The Punchlist is back! Each week at the end of the week, we’ll share some of our favorite sustainability, climate, local, and whatever else – related stories.
This week’s edition features more exciting local and national news about the environment!
Premature Celebration: Months after the region was celebrating meeting federal air quality standards for the first time, the county is experiencing spikes in dirty air. A monitor near the U.S. Steel’s Clairton Coke Works recorded a reading of 153 on the Air Quality Index (AQI), which correlates to the red “unhealthy” zone. This reading earned the location the title of worst air quality in the country. Many believe the cause of these spikes in dirty air to be the old batteries at Clairton.
First PA Green Hydrogen: Fuel cell company Plug Power plans to build Pennsylvania’s first green hydrogen plant in Lancaster County along the Susquehanna River. Green hydrogen is made by splitting water molecules using renewable electricity. Green hydrogen is thought to be beneficial for industries like shipping and aviation that have hard-to-cut emissions. They’re partnering with Brookfield Renewable Partners, operator of the Holtwood Dam, to use power from the hydroelectric facility and water from the river to produce 15 metric tons of liquid hydrogen per day, enough to power 1,500 heavy duty trucks.
Waste Dump Clean Up: After nearly a decade of lawsuits filed by PennEnvironment and the Sierra Club, PPG Industries Inc. has agreed to clean up a factory waste dump that is leaking toxic metals into the Allegheny River. The polluted runoff and groundwater are so alkaline that some of it has a pH on par with bleach and ammonia. PPG was first ordered to clean up the waste in 1971, but failed to do so. In a 2019 settlement, PPG agreed to pay a $1.2 million fine and treat the leaking water. Recently, PPG has promised stronger treatment standards and to financially guarantee the treatment system.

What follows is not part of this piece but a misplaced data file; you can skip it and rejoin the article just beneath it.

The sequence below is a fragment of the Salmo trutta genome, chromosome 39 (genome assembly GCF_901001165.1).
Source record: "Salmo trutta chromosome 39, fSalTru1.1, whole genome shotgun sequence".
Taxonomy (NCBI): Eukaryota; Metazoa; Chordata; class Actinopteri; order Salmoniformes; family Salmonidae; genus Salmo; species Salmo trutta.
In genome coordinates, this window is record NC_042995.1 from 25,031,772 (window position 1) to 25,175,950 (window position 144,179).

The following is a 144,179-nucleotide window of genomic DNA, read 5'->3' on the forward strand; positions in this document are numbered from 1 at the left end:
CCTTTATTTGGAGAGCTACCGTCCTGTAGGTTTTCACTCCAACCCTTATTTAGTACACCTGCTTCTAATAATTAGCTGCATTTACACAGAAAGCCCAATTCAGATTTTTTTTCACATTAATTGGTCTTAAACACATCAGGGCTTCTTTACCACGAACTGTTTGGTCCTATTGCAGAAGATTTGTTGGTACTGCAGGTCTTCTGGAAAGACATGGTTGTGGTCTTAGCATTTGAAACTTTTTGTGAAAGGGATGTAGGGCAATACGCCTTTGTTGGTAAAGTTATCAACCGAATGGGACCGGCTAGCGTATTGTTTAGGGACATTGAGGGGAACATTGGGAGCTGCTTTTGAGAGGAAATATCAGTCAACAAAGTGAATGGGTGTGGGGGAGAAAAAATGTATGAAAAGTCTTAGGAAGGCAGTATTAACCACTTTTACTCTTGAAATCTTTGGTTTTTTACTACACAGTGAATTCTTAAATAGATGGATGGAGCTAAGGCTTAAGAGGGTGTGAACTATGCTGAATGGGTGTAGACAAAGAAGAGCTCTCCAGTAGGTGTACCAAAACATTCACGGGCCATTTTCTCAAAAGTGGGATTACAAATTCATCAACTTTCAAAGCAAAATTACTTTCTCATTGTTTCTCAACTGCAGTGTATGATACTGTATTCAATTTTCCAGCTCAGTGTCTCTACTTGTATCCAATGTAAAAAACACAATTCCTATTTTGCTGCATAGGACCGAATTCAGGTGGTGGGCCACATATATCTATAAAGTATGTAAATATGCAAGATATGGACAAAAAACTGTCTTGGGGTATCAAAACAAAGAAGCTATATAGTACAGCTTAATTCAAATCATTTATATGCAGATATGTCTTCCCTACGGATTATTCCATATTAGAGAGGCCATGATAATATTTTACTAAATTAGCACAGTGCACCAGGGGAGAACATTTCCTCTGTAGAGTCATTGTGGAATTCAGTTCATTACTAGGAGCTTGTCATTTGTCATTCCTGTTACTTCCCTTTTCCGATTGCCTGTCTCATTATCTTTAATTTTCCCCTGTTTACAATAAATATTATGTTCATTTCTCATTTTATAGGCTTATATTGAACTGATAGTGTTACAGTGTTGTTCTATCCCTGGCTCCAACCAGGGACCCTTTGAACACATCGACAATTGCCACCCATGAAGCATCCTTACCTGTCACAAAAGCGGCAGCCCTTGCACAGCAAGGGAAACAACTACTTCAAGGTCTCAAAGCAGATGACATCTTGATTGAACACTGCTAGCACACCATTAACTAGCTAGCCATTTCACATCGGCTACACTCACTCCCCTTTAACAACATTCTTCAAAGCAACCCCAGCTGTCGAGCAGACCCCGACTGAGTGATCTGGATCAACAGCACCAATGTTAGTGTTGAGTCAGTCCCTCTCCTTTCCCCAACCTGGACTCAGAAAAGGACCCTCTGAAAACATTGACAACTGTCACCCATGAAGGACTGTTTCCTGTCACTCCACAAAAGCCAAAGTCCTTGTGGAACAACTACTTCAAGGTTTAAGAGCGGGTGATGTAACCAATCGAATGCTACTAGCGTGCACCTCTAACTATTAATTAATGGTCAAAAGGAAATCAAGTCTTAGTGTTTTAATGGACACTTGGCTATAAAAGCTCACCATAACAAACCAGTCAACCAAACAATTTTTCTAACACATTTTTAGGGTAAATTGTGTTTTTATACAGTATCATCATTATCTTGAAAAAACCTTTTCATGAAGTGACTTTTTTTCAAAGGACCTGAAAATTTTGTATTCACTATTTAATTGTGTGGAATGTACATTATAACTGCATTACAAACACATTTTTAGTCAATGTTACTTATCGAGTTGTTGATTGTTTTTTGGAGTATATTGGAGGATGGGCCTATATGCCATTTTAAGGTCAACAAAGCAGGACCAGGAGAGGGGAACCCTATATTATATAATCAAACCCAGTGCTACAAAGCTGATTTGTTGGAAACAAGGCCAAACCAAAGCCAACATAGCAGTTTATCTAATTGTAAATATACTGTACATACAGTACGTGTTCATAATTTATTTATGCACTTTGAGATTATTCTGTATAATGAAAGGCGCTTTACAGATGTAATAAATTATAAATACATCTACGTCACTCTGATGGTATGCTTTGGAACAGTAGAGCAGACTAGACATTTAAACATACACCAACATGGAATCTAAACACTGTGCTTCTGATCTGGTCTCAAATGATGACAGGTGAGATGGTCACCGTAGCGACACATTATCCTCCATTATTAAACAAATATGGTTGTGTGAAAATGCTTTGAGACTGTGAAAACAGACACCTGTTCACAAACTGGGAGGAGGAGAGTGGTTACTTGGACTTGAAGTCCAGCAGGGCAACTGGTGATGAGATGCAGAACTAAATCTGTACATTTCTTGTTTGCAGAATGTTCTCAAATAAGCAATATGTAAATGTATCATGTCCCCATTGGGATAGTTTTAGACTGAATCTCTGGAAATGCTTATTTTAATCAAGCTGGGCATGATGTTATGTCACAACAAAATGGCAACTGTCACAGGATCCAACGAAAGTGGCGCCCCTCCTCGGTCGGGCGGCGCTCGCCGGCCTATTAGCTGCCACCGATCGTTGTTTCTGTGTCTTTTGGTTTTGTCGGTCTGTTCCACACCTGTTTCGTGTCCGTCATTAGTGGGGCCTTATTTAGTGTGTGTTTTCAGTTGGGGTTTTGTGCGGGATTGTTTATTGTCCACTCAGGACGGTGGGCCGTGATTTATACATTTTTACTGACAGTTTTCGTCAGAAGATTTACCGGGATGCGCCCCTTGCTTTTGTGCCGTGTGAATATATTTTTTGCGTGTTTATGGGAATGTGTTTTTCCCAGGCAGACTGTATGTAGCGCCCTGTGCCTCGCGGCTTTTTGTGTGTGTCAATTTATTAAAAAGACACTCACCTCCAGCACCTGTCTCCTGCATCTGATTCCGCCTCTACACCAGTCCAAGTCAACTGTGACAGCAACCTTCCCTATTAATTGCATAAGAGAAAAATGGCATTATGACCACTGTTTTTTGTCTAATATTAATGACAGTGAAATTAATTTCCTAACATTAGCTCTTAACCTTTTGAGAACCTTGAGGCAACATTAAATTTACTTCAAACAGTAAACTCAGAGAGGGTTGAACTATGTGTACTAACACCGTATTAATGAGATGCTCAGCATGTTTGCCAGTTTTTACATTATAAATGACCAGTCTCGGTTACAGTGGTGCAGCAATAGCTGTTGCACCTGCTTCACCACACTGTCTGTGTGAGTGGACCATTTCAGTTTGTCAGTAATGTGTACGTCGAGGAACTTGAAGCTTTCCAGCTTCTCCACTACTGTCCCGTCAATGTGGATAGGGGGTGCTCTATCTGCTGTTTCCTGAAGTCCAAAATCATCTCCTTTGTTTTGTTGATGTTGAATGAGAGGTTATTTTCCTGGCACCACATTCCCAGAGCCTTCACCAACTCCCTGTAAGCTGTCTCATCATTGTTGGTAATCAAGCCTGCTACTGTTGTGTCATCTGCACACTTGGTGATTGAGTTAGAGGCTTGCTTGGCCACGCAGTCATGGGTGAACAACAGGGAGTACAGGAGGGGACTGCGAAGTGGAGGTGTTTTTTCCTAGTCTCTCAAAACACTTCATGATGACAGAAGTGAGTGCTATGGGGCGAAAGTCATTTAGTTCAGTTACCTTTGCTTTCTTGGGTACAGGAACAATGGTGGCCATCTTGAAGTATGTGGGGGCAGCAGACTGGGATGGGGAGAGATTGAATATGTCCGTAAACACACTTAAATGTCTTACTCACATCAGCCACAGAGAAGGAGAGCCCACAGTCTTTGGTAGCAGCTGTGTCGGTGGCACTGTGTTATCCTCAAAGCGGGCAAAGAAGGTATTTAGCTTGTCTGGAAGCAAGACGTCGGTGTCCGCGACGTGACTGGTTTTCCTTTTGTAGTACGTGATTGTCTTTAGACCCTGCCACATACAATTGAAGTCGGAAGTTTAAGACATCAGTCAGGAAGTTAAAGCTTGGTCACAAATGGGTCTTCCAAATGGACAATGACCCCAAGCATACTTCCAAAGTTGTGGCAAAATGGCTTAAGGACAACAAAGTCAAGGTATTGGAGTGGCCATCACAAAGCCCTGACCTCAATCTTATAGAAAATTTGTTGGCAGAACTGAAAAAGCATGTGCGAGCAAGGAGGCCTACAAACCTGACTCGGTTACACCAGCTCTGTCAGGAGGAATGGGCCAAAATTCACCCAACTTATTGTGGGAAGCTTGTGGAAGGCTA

Flooding Reduction: Flooding has been a massive problem for the city’s Four Mile Run area for years. When it rains, stormwater funnels into the Run where two major sewer lines meet. If the system can’t handle the amount of stormwater, untreated sewage overflows into people’s homes. Pittsburgh Water and Sewer Authority plans to use $36.1 million to manage and collect the stormwater in an attempt to reduce the severity and frequency of flooding.
Climate Focused Infrastructure Plan: The climate provisions in Biden’s $2 trillion infrastructure plan could ease the transition to clean energy in Pennsylvania. The plan includes money for projects which would reduce greenhouse gases in transportation, electricity and housing as well as fund clean energy research and development. In addition, $16 billion will go towards plugging old oil and gas wells and cleaning up abandoned mines around the country.